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Are the Ford Focus and Fiesta SFE models worth the money?

Consumer Reports News: June 16, 2011 03:33 PM

Small-car advertising is primarily focused on fuel economy, frequently boasting that a model can achieve 40 mpg. But read the fine print and you’ll see that figure is often limited to a special-edition model with a certain transmission. When it comes to the Ford Focus and Fiesta, is the SFE (for “Super Fuel Economy”) version worth the upfront cost? Let’s find out.

As we noted in an earlier blog, the special fuel-miser packages on cars like those Fords, the Chevrolet Cruze, and redesigned Honda Civic command a price premium for their fuel economy improvement over the base versions. To put these optional packages into perspective, we calculated how long it would take to pay off the extra cost with fuel savings. (We didn’t factor in depreciation, insurance, extra interest payments, or additional sales tax on the more expensive models, which would likely amount to a few dollars.) Our calculations assume you drive the national average of 12,000 miles a year and that gas costs $4 a gallon.

Because most owners drive on a mix of city and highway roads, using the EPA overall fuel economy rating to calculate the costs is more real world than just using the oft-quoted highway mileage.

Ford advertises two non-hybrid models that get 40 mpg on the highway: the Fiesta SFE and the Focus SE SFE.

On the Focus SE, the SFE trim package includes low-rolling resistance tires on steel wheels and a rear spoiler. It only comes with the six-speed “Powershift” automatic transmission, which is a dual-clutch mechanical design. The package adds $495 to the price of a Focus SE with an automatic transmission, which we think is the most similar popular model buyers might also consider. The Focus SE SFE is EPA-rated at 33 mpg combined (28 mpg city, 40 mpg highway), slightly more efficient than the regular Focus SE rated at 31 mpg combined (28 mpg city, 38 mpg highway).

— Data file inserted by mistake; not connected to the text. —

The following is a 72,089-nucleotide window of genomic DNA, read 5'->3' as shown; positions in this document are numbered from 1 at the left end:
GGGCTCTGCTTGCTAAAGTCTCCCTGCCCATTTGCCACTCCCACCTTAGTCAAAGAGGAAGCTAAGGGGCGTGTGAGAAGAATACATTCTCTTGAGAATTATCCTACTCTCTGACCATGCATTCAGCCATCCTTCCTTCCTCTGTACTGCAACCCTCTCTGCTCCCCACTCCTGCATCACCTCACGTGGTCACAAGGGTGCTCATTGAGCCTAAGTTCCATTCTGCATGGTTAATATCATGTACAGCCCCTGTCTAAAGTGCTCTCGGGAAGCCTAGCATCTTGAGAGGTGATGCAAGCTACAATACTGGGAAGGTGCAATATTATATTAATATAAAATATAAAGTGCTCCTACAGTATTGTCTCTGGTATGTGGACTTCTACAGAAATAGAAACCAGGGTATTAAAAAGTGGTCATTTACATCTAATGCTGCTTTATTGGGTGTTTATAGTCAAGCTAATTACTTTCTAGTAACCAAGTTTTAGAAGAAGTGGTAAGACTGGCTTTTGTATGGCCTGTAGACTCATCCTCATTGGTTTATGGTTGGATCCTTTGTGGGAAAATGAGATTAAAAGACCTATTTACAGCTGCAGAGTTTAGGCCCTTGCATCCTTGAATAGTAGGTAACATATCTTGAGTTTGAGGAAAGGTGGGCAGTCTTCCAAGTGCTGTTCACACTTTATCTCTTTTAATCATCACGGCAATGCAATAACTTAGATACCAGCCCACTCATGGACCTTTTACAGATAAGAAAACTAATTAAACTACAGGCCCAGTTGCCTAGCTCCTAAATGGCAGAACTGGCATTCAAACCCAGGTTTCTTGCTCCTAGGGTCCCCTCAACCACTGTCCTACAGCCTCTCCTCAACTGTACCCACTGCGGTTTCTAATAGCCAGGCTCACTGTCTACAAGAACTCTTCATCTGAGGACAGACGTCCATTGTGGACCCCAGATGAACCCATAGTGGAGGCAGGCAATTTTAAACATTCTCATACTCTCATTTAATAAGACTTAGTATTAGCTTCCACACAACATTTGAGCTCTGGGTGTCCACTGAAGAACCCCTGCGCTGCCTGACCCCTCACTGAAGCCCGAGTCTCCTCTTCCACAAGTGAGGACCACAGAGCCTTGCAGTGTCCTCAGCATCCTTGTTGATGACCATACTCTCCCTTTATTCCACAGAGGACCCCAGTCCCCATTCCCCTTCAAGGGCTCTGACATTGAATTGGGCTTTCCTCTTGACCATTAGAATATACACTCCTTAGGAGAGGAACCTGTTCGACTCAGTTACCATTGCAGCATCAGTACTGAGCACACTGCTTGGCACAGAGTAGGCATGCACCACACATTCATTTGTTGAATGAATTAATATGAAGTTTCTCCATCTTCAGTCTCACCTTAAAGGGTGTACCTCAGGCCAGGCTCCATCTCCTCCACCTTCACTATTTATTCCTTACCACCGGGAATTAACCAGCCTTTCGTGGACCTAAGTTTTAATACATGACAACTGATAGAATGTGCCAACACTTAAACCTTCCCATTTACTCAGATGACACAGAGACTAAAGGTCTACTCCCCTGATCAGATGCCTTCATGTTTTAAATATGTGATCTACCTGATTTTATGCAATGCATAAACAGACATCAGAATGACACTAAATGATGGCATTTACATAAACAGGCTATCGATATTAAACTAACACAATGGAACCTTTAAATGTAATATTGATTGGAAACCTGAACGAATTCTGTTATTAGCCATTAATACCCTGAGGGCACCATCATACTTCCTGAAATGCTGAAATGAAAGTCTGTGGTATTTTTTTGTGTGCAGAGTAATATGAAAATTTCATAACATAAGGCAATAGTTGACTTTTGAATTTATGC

As outlined in the chart below, buying the $495 SFE package for the Focus would theoretically save you about $94 a year in fuel. Therefore, it would take about five years of fuel savings to pay back the difference.

Buying the SFE edition of the Fiesta has an even longer pay-off-time: Eternity.

On the more basic Fiesta, the SFE package adds a bigger $695 hit. It’s no longer just a spoiler and easier-rolling tires. It also adds side sills, under-body trays, and an active grille blocker that closes on the highway. It also requires the automated manual transmission, which we included in our analysis of the Fiesta both with and without SFE. And while it boosts mileage to 29 city, 40 highway, the combined EPA rating stays at 33 mpg. So while you may gain 40-mpg highway bragging rights, the SFE package is unlikely to actually save you much gas—and you’ll never recoup the extra $695 you paid for the car.

Fuel economy comparison

Ford Focus SE Ford Focus SE SFE Ford Fiesta SE Ford Fiesta SE SFE
MSRP $19,290 $19,785 $16,290 $16,985
Automatic trans. $1,095 $1,095
Total $19,290 $19,785 $16,290 $16,985
Difference $495 $695
Fuel economy
City 28 28 29 29
Highway 38 40 38 40
EPA combined 31 33 33 33
Annual fuel cost $1,548 $1,455 $1,455 $1,455
Annual savings   $94   $0
Payoff years 5 Never

If you’re shopping Ford, it’s also worth noting than when we tested the Focus SE sedan with the automatic transmission, we got 43 mpg on the highway even without the SFE package. Check back for full test results, which will be published soon.

As always, it’s important to remember to look past the snazzy advertising and do your research before heading to the dealership.

40 mpg dollars and sense: Honda Civic HF may save fuel, but doesn’t really save money
40 mpg dollars and sense: Chevrolet Cruze Eco saves fuel--as long as you shift yourself
Is 40 mpg the new 30? Reading between the ad lines

Eric Evarts

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